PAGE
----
• Lambda becomes broadly available - Lambda was the most exciting announcement back at re-invent in my view, and Amazon undersold it to a certain point, so it is good to see that more use cases, especially IoT were raised in San Francisco. And with adding support for lambda in CloudFormation and Mobile development Amazon is doing the steady work of making lambda more available across the Amazon platform. Good to see.

ISV Traction - To keep growing Amazon must attract not only enterprises and ISVs that want to build next generation platforms, but also ISVs that will bring either net new customer load to Amazon or move their on premise load to the AWS cloud. Last year Infor was front and center of this trend, with Infor CEO Charles Philips presenting in San Francisco, this year the trend continues with announcements by MicroStrategy, Software AG, TIBCO and more joining IMS Health, Infor, PegaSystems, Splunk et al making Amazon the platform for their next generation products. As Infor has laid out many times, the advantages are compelling – instead of putting precious investment $s into infrastructure and data centers, vendors can focus on product and let Amazon sort out the infrastructure side. That they also create a certain level of dependence on Amazon seems not bother their customers these days. And with e.g. IBM, Oracle and SAP not showing yet material advantages of a vendor running SaaS, PaaS and IaaS all in one hand, this may not change soon either.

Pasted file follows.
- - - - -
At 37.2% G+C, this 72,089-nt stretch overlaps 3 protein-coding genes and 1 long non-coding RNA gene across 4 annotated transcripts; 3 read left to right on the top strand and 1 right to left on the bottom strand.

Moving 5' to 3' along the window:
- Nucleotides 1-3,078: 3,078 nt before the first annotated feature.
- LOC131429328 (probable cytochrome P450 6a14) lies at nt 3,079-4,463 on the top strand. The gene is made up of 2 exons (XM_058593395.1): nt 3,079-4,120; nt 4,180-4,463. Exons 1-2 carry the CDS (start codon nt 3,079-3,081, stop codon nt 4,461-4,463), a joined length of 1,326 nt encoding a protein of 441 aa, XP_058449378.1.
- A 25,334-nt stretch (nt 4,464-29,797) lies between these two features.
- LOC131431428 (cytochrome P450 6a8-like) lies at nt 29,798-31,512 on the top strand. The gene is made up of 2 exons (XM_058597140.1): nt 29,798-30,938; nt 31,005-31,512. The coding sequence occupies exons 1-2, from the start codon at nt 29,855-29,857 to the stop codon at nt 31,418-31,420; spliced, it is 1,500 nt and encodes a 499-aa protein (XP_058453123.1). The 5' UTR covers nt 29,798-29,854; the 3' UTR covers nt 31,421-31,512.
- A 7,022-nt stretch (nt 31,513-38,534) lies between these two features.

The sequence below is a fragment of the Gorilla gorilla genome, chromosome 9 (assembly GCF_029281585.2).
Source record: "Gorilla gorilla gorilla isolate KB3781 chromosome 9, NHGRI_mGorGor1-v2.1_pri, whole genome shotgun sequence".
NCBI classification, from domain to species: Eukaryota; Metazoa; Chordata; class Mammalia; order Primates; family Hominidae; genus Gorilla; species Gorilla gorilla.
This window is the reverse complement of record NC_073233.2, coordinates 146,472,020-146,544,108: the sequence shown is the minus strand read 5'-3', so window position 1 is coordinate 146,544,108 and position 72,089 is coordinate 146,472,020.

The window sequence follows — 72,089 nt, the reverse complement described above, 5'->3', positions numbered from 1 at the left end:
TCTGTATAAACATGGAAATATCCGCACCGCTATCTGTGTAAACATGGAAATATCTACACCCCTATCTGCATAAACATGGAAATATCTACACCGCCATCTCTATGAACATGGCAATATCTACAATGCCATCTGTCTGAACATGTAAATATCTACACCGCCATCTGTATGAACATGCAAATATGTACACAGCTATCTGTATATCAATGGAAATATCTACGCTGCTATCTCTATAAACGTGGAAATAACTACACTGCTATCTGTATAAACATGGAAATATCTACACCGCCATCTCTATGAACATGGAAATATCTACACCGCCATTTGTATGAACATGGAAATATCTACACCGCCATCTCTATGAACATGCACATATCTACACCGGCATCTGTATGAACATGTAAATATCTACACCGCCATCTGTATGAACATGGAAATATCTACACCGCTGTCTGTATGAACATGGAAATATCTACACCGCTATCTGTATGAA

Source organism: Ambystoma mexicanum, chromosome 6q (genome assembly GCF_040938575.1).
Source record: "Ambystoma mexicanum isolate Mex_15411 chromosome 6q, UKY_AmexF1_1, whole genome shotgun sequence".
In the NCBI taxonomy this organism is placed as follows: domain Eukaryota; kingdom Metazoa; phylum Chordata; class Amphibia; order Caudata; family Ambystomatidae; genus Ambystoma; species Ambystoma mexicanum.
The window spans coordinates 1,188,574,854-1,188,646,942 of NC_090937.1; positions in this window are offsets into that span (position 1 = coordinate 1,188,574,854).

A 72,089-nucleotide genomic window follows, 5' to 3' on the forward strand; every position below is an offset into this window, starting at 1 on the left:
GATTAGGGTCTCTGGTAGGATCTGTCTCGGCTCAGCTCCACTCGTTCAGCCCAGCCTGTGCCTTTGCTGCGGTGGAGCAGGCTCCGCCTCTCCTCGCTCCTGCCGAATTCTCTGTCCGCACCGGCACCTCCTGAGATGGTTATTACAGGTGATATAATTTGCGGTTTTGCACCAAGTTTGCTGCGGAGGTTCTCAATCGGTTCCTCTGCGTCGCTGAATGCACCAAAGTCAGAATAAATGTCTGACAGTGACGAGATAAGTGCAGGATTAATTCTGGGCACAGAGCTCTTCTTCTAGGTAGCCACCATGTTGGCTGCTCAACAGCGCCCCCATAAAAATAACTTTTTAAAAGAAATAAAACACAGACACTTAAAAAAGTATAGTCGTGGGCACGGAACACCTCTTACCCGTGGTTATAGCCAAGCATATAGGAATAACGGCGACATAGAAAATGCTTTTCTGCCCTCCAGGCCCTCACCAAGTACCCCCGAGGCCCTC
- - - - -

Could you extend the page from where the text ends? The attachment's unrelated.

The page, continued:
An announcement and feature rich kickoff event for Amazon in the capitol of Silicon Valley (sorry San Jose). Amazon is doing the hard work to integrate their offerings and making them available across administrative and developer services and platforms. The result is a more congruent, efficient and ultimately more appealing platform for enterprises and developers. Amazon needs to keep executing along that strategy and cannot count on its competitors not getting their act together. 2015 will be an exciting year for the cloud and Amazon came out of the gates strong. Stronger than I frankly expected – but that all is good news for customers and the market.